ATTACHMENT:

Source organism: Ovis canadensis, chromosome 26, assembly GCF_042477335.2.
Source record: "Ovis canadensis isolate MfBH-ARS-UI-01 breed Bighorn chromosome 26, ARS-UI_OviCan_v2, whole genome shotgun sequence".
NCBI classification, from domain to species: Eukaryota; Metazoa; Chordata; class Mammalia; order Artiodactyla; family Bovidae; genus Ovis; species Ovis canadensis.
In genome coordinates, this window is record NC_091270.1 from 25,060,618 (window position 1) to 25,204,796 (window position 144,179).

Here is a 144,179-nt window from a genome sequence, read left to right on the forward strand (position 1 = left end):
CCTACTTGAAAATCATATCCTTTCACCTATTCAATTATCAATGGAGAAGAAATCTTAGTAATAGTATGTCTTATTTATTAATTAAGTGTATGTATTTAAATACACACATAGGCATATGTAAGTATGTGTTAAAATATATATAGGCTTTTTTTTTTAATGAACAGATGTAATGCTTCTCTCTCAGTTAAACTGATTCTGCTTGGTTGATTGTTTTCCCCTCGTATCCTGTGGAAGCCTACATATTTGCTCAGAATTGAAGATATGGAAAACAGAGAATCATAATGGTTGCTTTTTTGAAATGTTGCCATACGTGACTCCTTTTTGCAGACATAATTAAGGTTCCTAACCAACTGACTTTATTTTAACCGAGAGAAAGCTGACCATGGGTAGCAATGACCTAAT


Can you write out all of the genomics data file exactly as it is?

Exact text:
Source organism: Ovis canadensis, chromosome 26, assembly GCF_042477335.2.
Source record: "Ovis canadensis isolate MfBH-ARS-UI-01 breed Bighorn chromosome 26, ARS-UI_OviCan_v2, whole genome shotgun sequence".
NCBI classification, from domain to species: Eukaryota; Metazoa; Chordata; class Mammalia; order Artiodactyla; family Bovidae; genus Ovis; species Ovis canadensis.
In genome coordinates, this window is record NC_091270.1 from 25,060,618 (window position 1) to 25,204,796 (window position 144,179).

Here is a 144,179-nt window from a genome sequence, read left to right on the forward strand (position 1 = left end):
CCTACTTGAAAATCATATCCTTTCACCTATTCAATTATCAATGGAGAAGAAATCTTAGTAATAGTATGTCTTATTTATTAATTAAGTGTATGTATTTAAATACACACATAGGCATATGTAAGTATGTGTTAAAATATATATAGGCTTTTTTTTTTAATGAACAGATGTAATGCTTCTCTCTCAGTTAAACTGATTCTGCTTGGTTGATTGTTTTCCCCTCGTATCCTGTGGAAGCCTACATATTTGCTCAGAATTGAAGATATGGAAAACAGAGAATCATAATGGTTGCTTTTTTGAAATGTTGCCATACGTGACTCCTTTTTGCAGACATAATTAAGGTTCCTAACCAACTGACTTTATTTTAACCGAGAGAAAGCTGACCATGGGTAGCAATGACCTAAT